Designing levels in the shadows

In My Shadow is a casual puzzler at its core so naturally it would seem that the project should be a relatively short one that would not require a lot of time to be developed.

Well, that’s far from the truth and not to forget that I am not an expert developer by any means. So what happens when a mediocre developer tries to make a unique and technically challenging game – a lot of unknowns and hence a lot of delays!

In this post, I want to highlight the importance of custom tools that either fasten or automate some parts of the development process. I can’t stress enough how helpful these can be, especially if your project has a lot of cumbersome and repetitive tasks.  These are a few major benefits of having such tools/scripts –

  • Saves a LOT of time with small and repetitive tasks
    These can build up with time and in the end you will find yourself spending a lot of time on these
  • Makes these tasks error free
    You won’t assign a wrong variable to the field of your important scripts
  • Can be used by anyone, including artists and designers
I have used multiple custom editor scripts in this project. Some are used for small tasks like ensuring correct values in the fields and some take care of the entire cross platform build pipeline.

Today I am sharing the biggest of them all –

                        The Shadow Level Editor

 Making levels in this game has been the biggest challenge – both design wise and convenience wise. Since this is a very unique concept, there is no formula or pattern that we can use to make the levels. Hence most of the level design is done by hit and trial and getting a ‘feel’ for what can be fun to play with. This hit and trial method was very cumbersome and haphazard. Also, I couldn’t use help from anyone else with the level design, especially not if they’re not used to the project. And that’s when I felt that I desperately need a Level Editor!
So the basic process of designing a level in the game is like this –
  1.  Place the shadow casters from a list of available casters for that room.
  2.  Configure those placed casters (their axis of movement, rotation and other specific attributes)
  3. Place the shadow objectives
  4. Place the shadow obstacles and set their config (movements, if any)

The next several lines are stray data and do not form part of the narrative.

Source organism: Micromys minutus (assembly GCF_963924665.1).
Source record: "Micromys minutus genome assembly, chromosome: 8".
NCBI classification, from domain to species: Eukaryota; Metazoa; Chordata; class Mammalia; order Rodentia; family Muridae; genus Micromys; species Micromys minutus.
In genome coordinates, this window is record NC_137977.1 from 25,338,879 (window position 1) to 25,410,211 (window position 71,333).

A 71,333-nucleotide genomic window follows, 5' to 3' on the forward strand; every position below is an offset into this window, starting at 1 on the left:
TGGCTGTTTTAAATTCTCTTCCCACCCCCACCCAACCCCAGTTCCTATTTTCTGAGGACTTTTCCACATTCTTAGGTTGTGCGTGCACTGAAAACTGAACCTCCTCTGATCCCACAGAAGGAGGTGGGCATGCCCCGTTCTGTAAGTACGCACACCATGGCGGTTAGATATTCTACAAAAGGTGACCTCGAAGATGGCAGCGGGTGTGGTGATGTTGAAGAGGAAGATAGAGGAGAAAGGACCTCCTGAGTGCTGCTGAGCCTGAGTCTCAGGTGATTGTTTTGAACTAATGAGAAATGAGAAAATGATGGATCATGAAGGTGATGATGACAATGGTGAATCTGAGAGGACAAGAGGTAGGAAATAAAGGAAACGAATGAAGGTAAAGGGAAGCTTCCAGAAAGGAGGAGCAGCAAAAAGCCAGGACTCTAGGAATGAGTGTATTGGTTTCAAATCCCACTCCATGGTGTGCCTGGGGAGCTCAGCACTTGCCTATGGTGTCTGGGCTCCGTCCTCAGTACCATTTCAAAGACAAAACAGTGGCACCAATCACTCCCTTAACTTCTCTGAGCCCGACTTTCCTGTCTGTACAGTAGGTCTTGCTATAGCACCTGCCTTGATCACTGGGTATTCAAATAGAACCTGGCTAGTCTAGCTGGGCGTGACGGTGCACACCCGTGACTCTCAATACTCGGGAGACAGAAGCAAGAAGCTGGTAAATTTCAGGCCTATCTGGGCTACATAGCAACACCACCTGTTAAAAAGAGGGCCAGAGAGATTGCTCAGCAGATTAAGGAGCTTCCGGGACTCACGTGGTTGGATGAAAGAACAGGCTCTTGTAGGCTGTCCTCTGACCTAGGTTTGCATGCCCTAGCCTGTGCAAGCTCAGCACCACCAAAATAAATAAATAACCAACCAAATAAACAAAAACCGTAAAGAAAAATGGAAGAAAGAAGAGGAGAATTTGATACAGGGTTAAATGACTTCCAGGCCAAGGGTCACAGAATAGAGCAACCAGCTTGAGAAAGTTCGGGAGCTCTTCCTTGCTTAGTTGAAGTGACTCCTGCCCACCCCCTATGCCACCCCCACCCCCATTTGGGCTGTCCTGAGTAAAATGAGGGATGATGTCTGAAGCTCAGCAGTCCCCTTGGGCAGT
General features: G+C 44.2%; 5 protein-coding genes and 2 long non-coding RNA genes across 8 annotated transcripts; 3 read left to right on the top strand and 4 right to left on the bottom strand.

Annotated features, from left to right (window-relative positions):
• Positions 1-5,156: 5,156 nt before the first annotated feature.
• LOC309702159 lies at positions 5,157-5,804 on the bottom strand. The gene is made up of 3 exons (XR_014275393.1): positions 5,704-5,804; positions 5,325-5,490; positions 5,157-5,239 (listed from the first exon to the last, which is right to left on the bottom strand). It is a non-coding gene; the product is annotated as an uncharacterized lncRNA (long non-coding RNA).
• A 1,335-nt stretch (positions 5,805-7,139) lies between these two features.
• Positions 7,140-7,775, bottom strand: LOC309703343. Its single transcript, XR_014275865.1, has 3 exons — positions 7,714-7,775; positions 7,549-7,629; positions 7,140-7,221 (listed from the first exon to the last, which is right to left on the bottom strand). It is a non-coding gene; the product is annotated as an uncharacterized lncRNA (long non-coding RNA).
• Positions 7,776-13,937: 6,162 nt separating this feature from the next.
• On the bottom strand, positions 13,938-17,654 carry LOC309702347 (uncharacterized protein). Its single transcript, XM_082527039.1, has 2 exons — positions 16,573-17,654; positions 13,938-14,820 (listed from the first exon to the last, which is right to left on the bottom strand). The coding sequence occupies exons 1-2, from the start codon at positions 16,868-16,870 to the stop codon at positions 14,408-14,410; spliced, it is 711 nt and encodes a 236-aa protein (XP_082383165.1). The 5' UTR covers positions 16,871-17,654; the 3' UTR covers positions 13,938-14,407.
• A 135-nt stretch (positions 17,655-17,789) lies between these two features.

5. Save all the above information somehow?
You see how it can get very tiring and frustrating to drag and drop these level object and then somehow save their information in a scene or a json file? So I decided to make a Level Editor that will automate the process of loading and saving these objects in and out from a json file along with provide a convenient UI to use all the level design objects and configure them. The technical flow of making this editor is as follows –
  1.  Make all the level design objects (casters, objectives and obstacles) inherit from a Serializable LevelDesignObject class.
  2.  Have all the child classes for the different types of objects, each having its own set of custom variables to be serialized.
  3.  Have the Level editor script load these objects from either a saved json or a list of available objects to choose from.
  4.  Adjust all the objects needed in the scene and when done, save the level via the LevelEditor script which will serialize all the required data from the loaded objects into the json file.
These were the major steps in the level design process but of course the Level Editor script does a lot more of cleaning and verifying the level data. The object scripts also do a lot of error prevention and ensure that nothing breaks the game.
This Level Editor made designing levels a breeze (atleast the loading and saving part of it, the designing process still required a lot of playing around). It also allowed me to hire a level designer to assist me with making new levels for the game. Not only that, I am now sure that the levels can never have any errors or anything weird happening in them as everything is automated and verified by the editor script.
In the end, I would like to urge you guys again to identify the parts of your game that can be automated or just made quicker by using custom editor scripts that can do various tasks.

I will be doing a full technical tutorial sort of post after the game launch on how to make a custom Level Editor for your game. Hope you guys enjoyed the post and learnt a few new things.

If you don’t know about In My Shadow yet, it is a unique puzzle platformer in a world of shadows that are formed by emotions and memories. Learn more about it here on its site page or wishlist it on Steam  

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